Conspiracy theories are “cultural viruses”, the internet is to blame, believers are psychologically challenged, blah blah blah…
“…if you believe Disney planted subliminal messages about sex in the movie The Lion King, you are also likely to believe mobile phone GPS technology is used by the government to monitor citizens.”
Truth and lies: Conspiracy theories are running rampant thanks to modern technology
November 12, 2011
Conspiracy theories are cultural viruses. Once they infect the zeitgeist, it is extremely difficult to stamp them out – no matter how solid the evidence against them is. Studies have shown that people who are prone to believe in conspiracies display an innate bias towards information which supports that conspiracy, no matter how spurious that information is and no matter how solid the evidence against the conspiracy is.
Today, there are more conspiracy theories and more conspiracy theory believers than ever before. They range from the simply fanciful – such as the theory that Kentucky Fried Chicken is owned by the Ku Klux Klan which laces the food with a drug that makes only black men impotent – to the labyrinthine, such as the intricacy of theories around 9/11 and the death of John F Kennedy.
Almost every world event spurns a set of conspiracies. According to one new theory, Muammar Gaddafi was not overthrown because he was a crazed brutal dictator; he was ousted and killed because he was plotting to introduce a new Africa-wide trading currency to threaten the dollar. Gaddafi himself was an arch conspiracist. Early on in Libya’s uprising, he blamed Osama bin Laden for influencing the rebellion and claimed rebels were fuelled into action by LSD. Perhaps fittingly, there are now conspiracies which claim his death photographs are faked.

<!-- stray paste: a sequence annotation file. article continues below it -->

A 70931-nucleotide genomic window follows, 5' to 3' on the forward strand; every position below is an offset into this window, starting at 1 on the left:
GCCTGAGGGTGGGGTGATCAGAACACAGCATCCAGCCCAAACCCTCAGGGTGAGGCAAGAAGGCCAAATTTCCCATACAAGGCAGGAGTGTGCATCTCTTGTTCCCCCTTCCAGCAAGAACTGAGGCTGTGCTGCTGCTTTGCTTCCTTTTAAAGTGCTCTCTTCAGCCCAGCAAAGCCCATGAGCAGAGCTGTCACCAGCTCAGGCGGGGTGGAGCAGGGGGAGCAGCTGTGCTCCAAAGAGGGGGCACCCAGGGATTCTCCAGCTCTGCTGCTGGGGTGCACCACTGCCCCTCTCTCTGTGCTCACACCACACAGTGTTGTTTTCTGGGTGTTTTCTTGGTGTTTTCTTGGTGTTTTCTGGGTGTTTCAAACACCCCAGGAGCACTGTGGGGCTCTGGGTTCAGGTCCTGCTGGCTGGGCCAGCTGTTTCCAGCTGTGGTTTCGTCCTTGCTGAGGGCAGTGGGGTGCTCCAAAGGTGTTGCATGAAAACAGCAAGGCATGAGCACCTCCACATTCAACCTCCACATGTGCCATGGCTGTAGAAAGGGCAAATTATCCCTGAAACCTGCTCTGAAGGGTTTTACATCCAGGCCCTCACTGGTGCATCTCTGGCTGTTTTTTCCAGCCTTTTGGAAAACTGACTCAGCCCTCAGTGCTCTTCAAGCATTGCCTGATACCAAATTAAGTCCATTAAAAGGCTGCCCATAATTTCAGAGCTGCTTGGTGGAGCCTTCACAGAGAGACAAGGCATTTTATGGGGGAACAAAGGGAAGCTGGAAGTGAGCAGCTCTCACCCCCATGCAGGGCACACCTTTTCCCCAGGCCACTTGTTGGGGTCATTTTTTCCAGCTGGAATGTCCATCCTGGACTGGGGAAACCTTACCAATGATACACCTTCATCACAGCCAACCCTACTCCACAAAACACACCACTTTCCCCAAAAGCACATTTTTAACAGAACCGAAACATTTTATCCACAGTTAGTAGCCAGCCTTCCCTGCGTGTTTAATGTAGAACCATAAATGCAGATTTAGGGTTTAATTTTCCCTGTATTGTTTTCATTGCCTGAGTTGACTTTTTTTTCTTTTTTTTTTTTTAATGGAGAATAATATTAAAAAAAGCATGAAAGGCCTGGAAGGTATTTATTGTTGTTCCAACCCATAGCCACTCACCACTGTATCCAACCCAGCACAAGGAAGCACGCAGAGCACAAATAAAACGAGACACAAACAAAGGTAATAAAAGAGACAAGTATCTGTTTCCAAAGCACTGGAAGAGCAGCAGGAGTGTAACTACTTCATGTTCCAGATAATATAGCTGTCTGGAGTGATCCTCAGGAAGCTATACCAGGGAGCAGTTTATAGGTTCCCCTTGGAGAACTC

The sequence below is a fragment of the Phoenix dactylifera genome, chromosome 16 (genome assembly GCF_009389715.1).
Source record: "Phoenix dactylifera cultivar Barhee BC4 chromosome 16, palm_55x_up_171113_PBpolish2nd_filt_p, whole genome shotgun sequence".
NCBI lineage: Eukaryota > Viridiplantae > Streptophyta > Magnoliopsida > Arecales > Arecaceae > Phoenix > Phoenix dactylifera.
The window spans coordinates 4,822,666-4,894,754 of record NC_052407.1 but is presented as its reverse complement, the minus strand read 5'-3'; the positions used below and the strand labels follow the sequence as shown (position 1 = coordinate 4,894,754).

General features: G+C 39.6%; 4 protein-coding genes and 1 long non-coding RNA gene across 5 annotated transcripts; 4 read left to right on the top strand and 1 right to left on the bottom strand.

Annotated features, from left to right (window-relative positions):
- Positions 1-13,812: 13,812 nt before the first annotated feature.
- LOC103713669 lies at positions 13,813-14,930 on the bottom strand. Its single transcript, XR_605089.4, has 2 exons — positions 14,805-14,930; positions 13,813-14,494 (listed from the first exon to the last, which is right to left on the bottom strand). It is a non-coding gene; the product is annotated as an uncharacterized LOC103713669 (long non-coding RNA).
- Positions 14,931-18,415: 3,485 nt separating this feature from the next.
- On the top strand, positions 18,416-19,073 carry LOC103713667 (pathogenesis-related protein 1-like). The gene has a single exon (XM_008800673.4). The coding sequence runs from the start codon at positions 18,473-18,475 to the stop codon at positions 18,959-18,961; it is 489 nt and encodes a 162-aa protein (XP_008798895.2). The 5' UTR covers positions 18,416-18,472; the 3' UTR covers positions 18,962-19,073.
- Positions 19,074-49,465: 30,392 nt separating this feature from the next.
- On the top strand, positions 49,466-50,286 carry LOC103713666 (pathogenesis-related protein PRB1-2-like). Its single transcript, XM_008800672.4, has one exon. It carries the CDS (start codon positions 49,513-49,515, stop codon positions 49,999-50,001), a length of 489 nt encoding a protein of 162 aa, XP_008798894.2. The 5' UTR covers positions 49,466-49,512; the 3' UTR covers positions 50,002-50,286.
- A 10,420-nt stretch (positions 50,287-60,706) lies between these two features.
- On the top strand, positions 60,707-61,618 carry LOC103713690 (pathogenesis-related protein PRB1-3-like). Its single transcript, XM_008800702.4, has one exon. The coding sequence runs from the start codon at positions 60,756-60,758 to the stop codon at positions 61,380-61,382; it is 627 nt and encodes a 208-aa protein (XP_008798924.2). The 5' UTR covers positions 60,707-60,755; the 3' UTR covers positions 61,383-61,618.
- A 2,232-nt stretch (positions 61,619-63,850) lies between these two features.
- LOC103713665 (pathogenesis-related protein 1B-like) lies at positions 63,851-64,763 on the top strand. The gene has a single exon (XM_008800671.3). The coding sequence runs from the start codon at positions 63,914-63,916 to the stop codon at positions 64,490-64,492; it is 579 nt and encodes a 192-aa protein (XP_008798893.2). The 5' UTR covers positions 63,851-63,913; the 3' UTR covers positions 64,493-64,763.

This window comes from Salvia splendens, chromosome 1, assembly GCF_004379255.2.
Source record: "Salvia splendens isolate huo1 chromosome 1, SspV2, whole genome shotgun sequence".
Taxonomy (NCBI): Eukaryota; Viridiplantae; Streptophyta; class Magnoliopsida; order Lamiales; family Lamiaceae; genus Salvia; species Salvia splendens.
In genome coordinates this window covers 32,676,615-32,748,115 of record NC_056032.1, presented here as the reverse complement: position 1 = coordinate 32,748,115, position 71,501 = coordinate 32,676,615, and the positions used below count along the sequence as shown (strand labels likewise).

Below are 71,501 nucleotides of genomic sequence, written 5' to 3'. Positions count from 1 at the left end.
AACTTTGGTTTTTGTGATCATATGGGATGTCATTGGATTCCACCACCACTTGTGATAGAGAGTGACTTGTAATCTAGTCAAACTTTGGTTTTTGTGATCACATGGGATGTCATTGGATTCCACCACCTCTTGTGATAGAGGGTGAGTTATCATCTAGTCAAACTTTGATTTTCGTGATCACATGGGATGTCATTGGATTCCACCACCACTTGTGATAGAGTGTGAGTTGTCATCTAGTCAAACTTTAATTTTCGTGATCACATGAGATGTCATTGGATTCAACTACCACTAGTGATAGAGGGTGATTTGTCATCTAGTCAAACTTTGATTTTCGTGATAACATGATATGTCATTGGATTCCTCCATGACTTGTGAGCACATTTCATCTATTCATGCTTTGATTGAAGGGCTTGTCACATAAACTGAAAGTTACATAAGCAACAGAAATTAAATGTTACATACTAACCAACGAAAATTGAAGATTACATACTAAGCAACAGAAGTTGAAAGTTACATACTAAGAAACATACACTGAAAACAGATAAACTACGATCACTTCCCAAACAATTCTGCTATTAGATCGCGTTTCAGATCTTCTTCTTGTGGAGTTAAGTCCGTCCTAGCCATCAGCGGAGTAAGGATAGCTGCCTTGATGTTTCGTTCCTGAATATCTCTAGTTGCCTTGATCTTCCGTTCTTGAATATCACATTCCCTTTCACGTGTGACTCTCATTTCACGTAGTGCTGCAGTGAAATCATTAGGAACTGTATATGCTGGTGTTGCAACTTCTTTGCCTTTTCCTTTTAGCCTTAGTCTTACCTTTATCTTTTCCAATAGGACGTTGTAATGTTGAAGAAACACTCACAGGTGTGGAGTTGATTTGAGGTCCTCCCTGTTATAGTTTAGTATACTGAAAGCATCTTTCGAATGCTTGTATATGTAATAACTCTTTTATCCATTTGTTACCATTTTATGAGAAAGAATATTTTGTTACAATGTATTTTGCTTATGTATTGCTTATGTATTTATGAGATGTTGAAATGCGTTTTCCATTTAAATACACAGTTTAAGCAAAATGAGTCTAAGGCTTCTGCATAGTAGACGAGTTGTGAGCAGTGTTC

From terrorist attacks to high-profile deaths such as those of Princess Diana, bin Laden, and Michael Jackson, each major news event spawns a set of suspicions. While some are harmless, others, such as the Starbucks conspiracy, are used to bolster extremist ideologies. Easily spread through the internet, they can incite and inspire misguided actions and, at their most dangerous, they provide cohesion for terrorist groups, unifying followers behind a particular cause or against a perceived enemy.